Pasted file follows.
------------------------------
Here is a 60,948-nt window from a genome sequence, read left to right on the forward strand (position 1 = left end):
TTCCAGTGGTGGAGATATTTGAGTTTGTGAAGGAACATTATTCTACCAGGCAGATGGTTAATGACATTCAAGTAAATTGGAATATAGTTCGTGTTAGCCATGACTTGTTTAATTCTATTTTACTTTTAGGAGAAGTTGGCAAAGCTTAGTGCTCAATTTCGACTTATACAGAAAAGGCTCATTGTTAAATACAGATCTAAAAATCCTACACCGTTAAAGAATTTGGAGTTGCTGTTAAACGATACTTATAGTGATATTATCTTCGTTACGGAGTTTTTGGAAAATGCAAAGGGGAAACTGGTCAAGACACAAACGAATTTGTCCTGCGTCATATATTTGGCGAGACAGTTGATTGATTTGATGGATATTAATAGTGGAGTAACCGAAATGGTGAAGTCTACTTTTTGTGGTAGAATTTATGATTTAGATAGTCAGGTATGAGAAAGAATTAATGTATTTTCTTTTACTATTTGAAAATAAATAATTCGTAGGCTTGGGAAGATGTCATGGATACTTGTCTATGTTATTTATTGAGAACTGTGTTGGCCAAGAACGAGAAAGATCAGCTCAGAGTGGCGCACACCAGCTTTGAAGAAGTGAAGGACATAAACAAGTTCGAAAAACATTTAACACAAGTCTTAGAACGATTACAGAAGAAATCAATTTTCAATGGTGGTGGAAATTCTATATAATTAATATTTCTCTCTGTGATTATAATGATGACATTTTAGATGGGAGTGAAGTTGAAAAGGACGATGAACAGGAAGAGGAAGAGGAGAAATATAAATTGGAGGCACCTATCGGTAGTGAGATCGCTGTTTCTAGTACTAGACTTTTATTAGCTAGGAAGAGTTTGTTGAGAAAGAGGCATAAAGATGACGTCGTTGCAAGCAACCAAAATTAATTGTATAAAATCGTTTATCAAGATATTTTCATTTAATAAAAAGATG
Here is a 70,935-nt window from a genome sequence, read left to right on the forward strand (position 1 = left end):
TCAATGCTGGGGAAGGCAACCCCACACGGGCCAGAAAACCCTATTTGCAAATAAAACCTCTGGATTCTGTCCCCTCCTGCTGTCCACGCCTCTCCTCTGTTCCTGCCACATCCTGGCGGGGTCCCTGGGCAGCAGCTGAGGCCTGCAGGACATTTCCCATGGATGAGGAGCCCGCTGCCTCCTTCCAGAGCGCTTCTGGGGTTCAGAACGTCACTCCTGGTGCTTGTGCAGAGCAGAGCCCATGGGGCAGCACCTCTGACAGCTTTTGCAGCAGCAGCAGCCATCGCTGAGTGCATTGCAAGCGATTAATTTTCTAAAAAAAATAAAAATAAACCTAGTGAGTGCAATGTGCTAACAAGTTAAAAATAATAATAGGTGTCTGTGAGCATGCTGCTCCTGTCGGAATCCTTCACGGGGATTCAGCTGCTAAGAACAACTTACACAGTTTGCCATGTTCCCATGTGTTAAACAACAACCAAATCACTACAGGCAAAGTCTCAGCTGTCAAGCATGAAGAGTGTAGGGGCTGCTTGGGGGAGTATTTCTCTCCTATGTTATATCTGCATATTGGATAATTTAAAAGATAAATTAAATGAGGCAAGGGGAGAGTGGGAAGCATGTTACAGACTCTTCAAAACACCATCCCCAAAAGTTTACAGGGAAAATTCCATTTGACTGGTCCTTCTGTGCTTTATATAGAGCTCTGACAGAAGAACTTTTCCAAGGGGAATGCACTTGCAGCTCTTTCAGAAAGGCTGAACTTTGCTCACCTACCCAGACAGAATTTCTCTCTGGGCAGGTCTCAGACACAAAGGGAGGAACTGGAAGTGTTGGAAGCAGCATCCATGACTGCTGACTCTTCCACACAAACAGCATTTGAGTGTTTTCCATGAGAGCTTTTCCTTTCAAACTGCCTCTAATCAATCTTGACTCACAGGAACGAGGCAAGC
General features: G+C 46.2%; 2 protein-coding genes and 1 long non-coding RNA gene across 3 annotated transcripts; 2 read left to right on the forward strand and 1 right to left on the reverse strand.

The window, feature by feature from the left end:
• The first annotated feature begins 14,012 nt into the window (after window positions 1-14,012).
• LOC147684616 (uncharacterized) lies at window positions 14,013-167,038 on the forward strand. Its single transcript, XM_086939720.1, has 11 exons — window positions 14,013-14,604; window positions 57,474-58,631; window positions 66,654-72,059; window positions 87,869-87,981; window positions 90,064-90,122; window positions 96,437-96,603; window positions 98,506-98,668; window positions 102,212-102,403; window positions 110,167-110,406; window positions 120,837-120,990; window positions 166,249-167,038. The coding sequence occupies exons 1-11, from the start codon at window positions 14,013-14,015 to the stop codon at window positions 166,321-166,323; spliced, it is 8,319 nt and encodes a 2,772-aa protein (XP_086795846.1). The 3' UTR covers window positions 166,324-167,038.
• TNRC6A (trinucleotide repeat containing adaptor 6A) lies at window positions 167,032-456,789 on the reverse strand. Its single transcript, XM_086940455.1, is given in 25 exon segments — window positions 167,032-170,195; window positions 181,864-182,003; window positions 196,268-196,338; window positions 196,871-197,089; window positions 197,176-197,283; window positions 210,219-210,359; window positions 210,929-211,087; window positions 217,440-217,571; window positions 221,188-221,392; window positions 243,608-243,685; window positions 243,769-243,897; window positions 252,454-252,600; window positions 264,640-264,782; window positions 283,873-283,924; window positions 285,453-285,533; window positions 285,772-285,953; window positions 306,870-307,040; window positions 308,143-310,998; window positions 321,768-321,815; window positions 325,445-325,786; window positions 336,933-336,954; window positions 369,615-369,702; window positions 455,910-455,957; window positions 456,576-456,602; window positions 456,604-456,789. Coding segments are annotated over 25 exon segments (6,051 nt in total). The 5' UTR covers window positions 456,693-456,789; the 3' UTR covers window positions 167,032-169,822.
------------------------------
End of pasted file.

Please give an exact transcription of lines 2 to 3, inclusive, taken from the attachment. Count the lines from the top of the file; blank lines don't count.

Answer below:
TTCCAGTGGTGGAGATATTTGAGTTTGTGAAGGAACATTATTCTACCAGGCAGATGGTTAATGACATTCAAGTAAATTGGAATATAGTTCGTGTTAGCCATGACTTGTTTAATTCTATTTTACTTTTAGGAGAAGTTGGCAAAGCTTAGTGCTCAATTTCGACTTATACAGAAAAGGCTCATTGTTAAATACAGATCTAAAAATCCTACACCGTTAAAGAATTTGGAGTTGCTGTTAAACGATACTTATAGTGATATTATCTTCGTTACGGAGTTTTTGGAAAATGCAAAGGGGAAACTGGTCAAGACACAAACGAATTTGTCCTGCGTCATATATTTGGCGAGACAGTTGATTGATTTGATGGATATTAATAGTGGAGTAACCGAAATGGTGAAGTCTACTTTTTGTGGTAGAATTTATGATTTAGATAGTCAGGTATGAGAAAGAATTAATGTATTTTCTTTTACTATTTGAAAATAAATAATTCGTAGGCTTGGGAAGATGTCATGGATACTTGTCTATGTTATTTATTGAGAACTGTGTTGGCCAAGAACGAGAAAGATCAGCTCAGAGTGGCGCACACCAGCTTTGAAGAAGTGAAGGACATAAACAAGTTCGAAAAACATTTAACACAAGTCTTAGAACGATTACAGAAGAAATCAATTTTCAATGGTGGTGGAAATTCTATATAATTAATATTTCTCTCTGTGATTATAATGATGACATTTTAGATGGGAGTGAAGTTGAAAAGGACGATGAACAGGAAGAGGAAGAGGAGAAATATAAATTGGAGGCACCTATCGGTAGTGAGATCGCTGTTTCTAGTACTAGACTTTTATTAGCTAGGAAGAGTTTGTTGAGAAAGAGGCATAAAGATGACGTCGTTGCAAGCAACCAAAATTAATTGTATAAAATCGTTTATCAAGATATTTTCATTTAATAAAAAGATG
Here is a 70,935-nt window from a genome sequence, read left to right on the forward strand (position 1 = left end):